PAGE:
DES MOINES — About 150 LGBTQ students were kicked out of the Iowa State Capitol after trying to use the bathroom on Thursday.
According to the Des Moines Register, students with Iowa Safe Schools, an advocacy group for LGBTQ students, were told by state police that they couldn’t use the restroom of their gender identity. When Iowa Safe Schools executive director Nate Monson told the police that the students could use the restroom, he was told that wasn’t the law.
DES MOINES — One Iowa, a statewide LGBTQ organization, will host the Midwest LGBTQ Older Adults Conference on Wednesday, August 7 from 8 a.m. – 3:30 p.m. at the Goodwill of Central Iowa Headquarters in Johnston. Formerly known as the LGBTQ Senior Summit, this annual event provides workshops and networking opportunities to address the needs of older LGBTQ people in Iowa. This year’s theme is “Legacy and Empowerment”, and older LGBTQ individuals and service providers who work with them are encouraged to attend and connect with one another. “76 percent of LGBTQ adults are anxious about having ‘adequate family and/or social supports to rely on as they age’ according to 2018 AARP data,” One Iowa Interim Executive Director Courtney Reyes said. “That number is far too high, and that’s why we’ve worked with our LGBTQ Older Adult Advisory Council to develop a conference specifically targeting areas of highest concern for this community.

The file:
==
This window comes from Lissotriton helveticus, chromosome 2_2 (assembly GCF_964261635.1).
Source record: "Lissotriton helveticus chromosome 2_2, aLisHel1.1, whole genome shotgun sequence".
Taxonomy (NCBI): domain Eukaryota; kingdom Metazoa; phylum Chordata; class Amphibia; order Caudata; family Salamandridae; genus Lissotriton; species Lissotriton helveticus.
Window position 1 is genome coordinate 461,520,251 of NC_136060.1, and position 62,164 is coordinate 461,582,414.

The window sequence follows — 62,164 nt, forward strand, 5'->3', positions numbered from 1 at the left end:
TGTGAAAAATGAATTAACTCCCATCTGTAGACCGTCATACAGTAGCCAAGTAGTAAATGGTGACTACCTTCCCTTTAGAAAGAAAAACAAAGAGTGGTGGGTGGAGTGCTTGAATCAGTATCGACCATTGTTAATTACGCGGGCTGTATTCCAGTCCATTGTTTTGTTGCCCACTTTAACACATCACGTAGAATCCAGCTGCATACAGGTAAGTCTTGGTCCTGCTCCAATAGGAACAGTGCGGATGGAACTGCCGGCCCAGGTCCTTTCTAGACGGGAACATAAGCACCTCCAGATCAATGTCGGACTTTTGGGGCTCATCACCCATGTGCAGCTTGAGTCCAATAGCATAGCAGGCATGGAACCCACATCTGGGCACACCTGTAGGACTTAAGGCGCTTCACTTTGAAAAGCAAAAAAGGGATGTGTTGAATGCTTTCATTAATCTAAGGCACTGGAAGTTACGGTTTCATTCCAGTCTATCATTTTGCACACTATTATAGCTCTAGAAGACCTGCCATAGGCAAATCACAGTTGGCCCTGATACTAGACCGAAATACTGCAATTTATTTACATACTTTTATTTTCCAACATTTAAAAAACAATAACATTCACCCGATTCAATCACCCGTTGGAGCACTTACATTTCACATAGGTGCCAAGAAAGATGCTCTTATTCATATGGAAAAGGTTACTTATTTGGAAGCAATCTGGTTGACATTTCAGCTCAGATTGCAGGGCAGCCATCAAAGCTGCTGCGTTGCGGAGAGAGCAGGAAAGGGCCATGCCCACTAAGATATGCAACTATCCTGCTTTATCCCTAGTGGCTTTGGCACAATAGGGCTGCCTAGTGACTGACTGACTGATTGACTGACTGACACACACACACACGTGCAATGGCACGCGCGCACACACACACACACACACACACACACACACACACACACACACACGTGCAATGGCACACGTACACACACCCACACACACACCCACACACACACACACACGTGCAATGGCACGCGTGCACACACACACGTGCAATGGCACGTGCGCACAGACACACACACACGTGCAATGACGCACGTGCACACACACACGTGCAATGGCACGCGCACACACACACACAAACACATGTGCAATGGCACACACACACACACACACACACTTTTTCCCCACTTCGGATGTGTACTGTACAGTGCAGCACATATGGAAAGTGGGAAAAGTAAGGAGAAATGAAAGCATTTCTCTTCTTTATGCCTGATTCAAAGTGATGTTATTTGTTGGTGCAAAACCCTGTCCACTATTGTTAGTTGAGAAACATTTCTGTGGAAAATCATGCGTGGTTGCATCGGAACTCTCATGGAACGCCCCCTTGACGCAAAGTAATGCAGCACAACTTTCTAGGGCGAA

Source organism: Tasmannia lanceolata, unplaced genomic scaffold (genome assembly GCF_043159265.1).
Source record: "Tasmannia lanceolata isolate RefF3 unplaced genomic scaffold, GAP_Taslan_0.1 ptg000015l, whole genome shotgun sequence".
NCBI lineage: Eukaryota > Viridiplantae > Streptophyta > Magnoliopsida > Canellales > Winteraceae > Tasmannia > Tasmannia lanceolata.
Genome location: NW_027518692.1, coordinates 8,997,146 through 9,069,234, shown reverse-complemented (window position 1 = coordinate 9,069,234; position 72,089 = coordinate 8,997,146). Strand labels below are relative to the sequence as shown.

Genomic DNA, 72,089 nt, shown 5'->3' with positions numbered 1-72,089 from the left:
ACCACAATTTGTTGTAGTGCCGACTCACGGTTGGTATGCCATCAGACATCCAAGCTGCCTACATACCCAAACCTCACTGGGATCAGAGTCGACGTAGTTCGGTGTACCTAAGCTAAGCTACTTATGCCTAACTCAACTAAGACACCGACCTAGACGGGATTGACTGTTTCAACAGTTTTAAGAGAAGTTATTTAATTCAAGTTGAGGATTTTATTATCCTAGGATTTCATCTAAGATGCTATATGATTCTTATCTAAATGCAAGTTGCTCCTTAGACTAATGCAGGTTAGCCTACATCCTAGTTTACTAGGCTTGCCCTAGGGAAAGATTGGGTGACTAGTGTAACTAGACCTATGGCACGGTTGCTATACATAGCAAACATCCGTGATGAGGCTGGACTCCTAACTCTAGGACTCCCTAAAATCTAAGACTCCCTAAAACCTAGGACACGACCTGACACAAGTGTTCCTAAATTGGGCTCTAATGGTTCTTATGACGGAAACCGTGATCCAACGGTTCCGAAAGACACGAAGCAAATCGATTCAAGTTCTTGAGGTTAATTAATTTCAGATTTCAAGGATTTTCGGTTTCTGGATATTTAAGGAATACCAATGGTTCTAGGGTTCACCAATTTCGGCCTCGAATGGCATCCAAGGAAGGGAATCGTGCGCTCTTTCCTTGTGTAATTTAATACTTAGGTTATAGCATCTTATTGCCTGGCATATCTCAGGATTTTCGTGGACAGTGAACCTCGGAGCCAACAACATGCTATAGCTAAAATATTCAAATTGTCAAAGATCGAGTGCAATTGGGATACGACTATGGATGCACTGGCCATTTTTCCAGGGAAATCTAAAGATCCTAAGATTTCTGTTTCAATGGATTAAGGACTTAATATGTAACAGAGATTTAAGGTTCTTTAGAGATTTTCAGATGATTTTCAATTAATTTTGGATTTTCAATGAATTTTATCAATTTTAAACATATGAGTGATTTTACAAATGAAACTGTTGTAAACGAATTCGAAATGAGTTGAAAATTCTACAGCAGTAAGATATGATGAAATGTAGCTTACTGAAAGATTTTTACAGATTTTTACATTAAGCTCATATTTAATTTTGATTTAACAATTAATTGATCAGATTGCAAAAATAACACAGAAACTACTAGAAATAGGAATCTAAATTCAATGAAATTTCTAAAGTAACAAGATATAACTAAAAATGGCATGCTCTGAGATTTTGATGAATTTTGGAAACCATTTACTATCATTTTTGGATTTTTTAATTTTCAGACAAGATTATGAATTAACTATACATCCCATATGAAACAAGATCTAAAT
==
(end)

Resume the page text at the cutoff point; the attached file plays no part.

DES MOINES — A judge has dismissed a lawsuit challenging a law that exempts gender-confirmation surgeries from being covered by Iowa’s Medicaid program. Courthouse News reported that Polk County District Judge David Porter dismissed the suit on Thursday, saying the issues were not ready for judicial review. The new website reported that Mika Covington, Aiden Vasquez and One Iowa argued in their May 31 complaint that the state’s ban on Medicaid coverage of sex-reassignment surgery violates their equal protection rights under the Iowa Constitution by “intentionally singling out transgender Iowans as a class for discrimination in public accommodations through the provision of publicly funded healthcare under the Iowa Civil Rights Act.”
From Courthouse News:
Covington and Vasquez had not yet sought or been denied Medicaid coverage, so they must first appeal the state’s Medicaid rules at the administrative level before challenging them in court, he wrote in a 13-page order. The complaint named as defendants Iowa Governor Kim Reynolds and the Iowa Department of Human Services, or DHS. A spokesman for the governor did not immediately respond to a request for comment Friday.